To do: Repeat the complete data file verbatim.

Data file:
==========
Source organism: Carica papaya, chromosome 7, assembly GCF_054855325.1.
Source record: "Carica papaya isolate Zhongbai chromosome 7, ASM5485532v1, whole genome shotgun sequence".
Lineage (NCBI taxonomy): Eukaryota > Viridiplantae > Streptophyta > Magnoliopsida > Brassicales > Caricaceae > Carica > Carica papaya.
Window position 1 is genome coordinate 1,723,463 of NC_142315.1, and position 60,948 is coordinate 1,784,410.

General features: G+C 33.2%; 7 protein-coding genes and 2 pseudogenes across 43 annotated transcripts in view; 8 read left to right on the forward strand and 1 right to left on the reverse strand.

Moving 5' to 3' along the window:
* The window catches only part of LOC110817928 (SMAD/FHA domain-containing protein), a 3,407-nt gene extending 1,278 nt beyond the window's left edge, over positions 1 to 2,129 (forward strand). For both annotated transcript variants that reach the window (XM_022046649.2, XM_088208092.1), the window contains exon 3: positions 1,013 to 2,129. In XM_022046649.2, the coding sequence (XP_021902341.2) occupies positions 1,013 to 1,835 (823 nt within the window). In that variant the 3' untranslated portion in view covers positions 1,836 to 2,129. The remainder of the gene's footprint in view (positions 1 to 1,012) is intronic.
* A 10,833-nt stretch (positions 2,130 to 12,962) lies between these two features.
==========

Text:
Source organism: Carica papaya, chromosome 7, assembly GCF_054855325.1.
Source record: "Carica papaya isolate Zhongbai chromosome 7, ASM5485532v1, whole genome shotgun sequence".
Lineage (NCBI taxonomy): Eukaryota > Viridiplantae > Streptophyta > Magnoliopsida > Brassicales > Caricaceae > Carica > Carica papaya.
Window position 1 is genome coordinate 1,723,463 of NC_142315.1, and position 60,948 is coordinate 1,784,410.

General features: G+C 33.2%; 7 protein-coding genes and 2 pseudogenes across 43 annotated transcripts in view; 8 read left to right on the forward strand and 1 right to left on the reverse strand.

Moving 5' to 3' along the window:
* The window catches only part of LOC110817928 (SMAD/FHA domain-containing protein), a 3,407-nt gene extending 1,278 nt beyond the window's left edge, over positions 1 to 2,129 (forward strand). For both annotated transcript variants that reach the window (XM_022046649.2, XM_088208092.1), the window contains exon 3: positions 1,013 to 2,129. In XM_022046649.2, the coding sequence (XP_021902341.2) occupies positions 1,013 to 1,835 (823 nt within the window). In that variant the 3' untranslated portion in view covers positions 1,836 to 2,129. The remainder of the gene's footprint in view (positions 1 to 1,012) is intronic.
* A 10,833-nt stretch (positions 2,130 to 12,962) lies between these two features.